ATLANTA — Dr. Nora Volkow has heard a frightening scenario play out around the country. People are administering naloxone to synthetic opioid drug users who have overdosed. But the antidote doesn’t work well. So they give another dose. And it’s only after multiple doses — four, five, even six times — that drug users finally come to their senses.
Naloxone is the only widely available drug to reverse opioid overdoses. But anecdotal reports of its limitations against synthetic opioids are on the rise. Spurred by that public health threat — as well as a booming commercial market for the antidote — drug companies, researchers, and health officials are eagerly eyeing the development of new treatments to augment the use of naloxone or, in some cases, potentially replace it.
“The strategies we’ve done in the past for reversing overdoses may not be sufficient,” Volkow, director of the National Institute for Drug Abuse, said in a recent speech at the 2018 National Rx Drug Abuse and Heroin Summit. “We need to develop alternatives solutions to reversing overdoses.”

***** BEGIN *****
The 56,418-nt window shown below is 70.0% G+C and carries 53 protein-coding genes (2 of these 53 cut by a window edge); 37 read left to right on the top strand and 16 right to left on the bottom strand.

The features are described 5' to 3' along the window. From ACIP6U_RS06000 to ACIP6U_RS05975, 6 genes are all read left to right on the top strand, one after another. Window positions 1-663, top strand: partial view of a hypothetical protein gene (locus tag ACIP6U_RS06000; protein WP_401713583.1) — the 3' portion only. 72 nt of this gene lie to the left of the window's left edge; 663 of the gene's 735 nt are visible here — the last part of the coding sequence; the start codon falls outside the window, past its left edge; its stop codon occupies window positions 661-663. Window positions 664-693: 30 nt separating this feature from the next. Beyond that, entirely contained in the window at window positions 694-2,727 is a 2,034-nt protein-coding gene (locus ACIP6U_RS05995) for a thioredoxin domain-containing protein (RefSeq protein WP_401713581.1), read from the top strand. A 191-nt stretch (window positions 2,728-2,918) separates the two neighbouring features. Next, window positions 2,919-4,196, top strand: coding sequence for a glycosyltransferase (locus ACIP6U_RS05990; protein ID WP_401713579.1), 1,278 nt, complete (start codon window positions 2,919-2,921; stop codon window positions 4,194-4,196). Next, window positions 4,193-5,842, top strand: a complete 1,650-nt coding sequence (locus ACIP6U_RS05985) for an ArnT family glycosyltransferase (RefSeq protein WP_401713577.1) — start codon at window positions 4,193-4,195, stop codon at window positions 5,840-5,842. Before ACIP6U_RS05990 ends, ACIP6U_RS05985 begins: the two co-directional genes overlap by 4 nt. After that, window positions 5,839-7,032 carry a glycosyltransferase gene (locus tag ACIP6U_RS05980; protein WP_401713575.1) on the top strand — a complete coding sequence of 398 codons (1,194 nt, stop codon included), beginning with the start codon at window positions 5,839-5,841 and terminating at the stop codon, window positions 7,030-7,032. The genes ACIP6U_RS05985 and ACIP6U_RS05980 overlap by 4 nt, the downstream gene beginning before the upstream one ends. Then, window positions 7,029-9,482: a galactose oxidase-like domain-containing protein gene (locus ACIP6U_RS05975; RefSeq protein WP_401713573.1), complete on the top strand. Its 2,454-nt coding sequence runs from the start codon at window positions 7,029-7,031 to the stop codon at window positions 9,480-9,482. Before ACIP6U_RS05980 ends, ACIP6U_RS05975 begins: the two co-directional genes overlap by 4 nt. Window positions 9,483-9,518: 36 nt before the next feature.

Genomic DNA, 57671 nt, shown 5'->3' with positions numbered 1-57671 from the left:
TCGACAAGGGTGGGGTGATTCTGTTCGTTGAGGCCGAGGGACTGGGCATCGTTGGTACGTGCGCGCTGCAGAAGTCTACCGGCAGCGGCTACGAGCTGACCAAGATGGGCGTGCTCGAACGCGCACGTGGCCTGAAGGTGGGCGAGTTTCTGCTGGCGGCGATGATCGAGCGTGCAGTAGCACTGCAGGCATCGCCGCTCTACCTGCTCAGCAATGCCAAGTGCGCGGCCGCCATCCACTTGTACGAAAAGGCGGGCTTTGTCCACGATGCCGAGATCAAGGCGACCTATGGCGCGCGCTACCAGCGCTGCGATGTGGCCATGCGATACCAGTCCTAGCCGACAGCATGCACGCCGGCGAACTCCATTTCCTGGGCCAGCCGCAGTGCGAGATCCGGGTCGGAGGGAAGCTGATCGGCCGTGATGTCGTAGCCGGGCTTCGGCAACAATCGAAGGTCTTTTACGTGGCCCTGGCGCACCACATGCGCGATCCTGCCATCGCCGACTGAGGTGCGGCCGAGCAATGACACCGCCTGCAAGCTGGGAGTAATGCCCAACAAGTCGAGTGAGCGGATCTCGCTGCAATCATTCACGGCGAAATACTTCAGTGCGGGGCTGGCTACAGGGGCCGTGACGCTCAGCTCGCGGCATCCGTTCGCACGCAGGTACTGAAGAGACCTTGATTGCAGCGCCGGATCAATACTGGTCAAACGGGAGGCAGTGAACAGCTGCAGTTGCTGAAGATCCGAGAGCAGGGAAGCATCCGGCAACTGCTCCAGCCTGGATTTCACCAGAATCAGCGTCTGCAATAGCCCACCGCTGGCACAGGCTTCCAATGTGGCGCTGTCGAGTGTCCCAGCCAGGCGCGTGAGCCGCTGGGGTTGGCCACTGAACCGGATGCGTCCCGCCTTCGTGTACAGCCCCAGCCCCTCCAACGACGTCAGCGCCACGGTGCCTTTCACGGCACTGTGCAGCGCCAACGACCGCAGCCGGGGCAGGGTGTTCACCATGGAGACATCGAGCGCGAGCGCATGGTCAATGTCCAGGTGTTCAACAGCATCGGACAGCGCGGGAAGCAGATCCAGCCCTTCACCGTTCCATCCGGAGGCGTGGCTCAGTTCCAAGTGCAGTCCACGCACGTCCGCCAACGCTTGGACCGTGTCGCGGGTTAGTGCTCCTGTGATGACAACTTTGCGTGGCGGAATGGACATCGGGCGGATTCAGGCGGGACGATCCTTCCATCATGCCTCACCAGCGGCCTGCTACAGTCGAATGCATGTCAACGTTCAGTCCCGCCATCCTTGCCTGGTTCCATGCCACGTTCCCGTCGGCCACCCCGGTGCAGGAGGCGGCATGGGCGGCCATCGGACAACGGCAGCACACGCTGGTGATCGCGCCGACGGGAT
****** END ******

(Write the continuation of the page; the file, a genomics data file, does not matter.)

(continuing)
Although I’m not a researcher in opioids or addiction, I was just looking at an excellent simulation model that really clearly demonstrates the short-term effects of individual doses of Naloxone on Fentanyl. The model is free to use and accessible here: https://exchange.iseesystems.com/public/sara-rosenbaum/fentanyl-induced-respiratory-depression-and-its-reversal-with-naloxone/index.html#page1
Big Pharma is all about the medication and the hell with the bigger picture addiction prevention and treatment, community development, education, jobs and wellness. there is NO medication that will eliminate this disorder. When are we going to recognize this. Recovery and wanting to get well takes people, not more drugs
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